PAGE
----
Yesterday, we went to  Greenhow.  It’s a charming, pretty village more noted these days for being the highest village in Yorkshire: a whole 400 metres or so above sea level.  It used to be an industrial power-house.  It was here and in the surrounding area that villagers used to mine for lead.  And the signs of this ancient industry are still here.  We set off on a walk across moorland and valley to investigate.

It’s thought that the Romans were the first to mine lead in the area, and by 1225, the abbots of Fountains and Byland Abbeys were apparently squabbling(!) over rights to mine at nearby ‘Caldestones’.  This valuable commodity  was transported over, for the time, immense distances.  In 1365 for instance, a consignment was sent to the south of England, to Windsor: ‘Two wagons each with ten oxen carrying 24 fothers* of the said lead from Caldstanes in Nidderdale in the county of York by high and rocky mountains and by muddy roads to Boroughbridge’.  At which point, the journey perhaps continued on water.  Indeed, lead was exported as far afield as Antwerp, Bordeaux and Danzig.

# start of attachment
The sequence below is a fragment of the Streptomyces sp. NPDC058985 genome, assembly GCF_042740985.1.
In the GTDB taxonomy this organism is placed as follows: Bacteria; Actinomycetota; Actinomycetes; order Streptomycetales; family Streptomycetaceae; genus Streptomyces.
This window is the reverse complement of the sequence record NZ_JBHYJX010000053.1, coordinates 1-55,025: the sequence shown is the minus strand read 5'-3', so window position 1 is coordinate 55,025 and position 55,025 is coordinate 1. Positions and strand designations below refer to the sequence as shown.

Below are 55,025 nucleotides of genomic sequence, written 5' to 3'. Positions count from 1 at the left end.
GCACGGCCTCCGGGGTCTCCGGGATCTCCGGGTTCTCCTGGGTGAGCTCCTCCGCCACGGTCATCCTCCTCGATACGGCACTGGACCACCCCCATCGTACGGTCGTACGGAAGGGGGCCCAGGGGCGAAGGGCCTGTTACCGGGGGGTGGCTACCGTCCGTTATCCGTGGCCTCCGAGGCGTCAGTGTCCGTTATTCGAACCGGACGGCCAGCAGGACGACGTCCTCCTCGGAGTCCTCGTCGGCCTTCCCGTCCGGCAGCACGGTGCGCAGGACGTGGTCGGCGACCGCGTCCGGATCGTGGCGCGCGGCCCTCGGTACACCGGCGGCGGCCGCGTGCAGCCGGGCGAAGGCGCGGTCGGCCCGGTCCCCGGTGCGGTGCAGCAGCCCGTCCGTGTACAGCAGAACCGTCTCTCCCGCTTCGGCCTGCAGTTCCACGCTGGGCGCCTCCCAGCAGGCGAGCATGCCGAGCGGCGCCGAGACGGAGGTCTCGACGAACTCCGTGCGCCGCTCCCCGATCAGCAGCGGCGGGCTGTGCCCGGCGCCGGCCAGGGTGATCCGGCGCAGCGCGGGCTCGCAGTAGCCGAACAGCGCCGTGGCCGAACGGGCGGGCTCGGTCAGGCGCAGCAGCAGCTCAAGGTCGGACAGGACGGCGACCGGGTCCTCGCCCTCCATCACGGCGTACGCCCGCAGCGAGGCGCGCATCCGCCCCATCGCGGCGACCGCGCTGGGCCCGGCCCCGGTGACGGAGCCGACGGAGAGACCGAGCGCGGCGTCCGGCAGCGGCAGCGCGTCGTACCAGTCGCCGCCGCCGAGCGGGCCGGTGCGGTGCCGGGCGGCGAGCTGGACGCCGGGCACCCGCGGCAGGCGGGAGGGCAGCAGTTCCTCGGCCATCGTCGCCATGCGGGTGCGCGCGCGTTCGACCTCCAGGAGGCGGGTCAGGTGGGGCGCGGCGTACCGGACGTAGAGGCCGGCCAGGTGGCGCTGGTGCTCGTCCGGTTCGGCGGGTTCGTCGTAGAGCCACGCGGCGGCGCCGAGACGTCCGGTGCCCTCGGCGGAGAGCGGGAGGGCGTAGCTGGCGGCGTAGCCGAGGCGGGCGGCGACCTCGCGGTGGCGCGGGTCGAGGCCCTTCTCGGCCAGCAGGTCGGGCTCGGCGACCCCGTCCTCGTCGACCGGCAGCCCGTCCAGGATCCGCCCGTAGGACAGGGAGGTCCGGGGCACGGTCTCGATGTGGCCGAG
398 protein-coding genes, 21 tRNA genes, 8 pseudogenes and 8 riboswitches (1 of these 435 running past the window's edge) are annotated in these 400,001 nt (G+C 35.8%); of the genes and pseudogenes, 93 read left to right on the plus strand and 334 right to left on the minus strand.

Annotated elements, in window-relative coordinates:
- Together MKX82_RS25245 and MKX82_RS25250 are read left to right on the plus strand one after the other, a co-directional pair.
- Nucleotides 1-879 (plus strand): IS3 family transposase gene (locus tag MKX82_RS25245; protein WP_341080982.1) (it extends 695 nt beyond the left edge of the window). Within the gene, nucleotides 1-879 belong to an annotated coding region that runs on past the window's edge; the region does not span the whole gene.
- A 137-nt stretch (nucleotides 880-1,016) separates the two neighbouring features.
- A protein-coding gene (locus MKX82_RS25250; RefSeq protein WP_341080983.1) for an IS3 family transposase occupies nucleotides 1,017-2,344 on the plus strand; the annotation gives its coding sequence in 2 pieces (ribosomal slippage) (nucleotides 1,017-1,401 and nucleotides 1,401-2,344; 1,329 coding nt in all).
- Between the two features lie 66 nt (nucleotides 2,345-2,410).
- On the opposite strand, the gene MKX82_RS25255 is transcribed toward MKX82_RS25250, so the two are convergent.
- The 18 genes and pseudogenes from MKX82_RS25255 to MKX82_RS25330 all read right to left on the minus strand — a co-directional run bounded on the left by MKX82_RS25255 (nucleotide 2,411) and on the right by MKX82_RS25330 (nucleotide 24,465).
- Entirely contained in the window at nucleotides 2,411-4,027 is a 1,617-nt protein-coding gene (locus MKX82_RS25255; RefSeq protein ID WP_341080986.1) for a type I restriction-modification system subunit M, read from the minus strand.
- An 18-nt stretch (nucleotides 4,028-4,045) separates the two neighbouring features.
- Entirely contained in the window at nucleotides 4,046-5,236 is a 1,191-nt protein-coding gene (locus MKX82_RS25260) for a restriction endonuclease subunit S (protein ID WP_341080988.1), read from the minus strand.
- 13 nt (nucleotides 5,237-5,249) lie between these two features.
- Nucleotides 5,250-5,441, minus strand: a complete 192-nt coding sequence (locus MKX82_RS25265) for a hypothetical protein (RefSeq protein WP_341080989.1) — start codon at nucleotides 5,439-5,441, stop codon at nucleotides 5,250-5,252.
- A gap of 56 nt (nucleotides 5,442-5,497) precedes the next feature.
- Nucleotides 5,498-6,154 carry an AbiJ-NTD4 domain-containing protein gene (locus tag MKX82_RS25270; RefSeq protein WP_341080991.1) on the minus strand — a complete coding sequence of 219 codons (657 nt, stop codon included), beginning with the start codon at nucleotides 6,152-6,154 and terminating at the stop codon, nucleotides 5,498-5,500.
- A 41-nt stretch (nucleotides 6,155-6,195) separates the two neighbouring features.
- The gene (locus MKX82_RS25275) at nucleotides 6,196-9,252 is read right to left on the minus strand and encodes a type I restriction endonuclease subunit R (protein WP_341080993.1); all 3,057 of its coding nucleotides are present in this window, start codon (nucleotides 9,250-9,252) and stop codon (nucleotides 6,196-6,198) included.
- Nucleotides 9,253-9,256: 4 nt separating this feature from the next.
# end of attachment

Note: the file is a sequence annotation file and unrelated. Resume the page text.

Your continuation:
The beginnings of a long journey for that now-smelted lead.

The beginnings of a long journey for that now-smelted lead.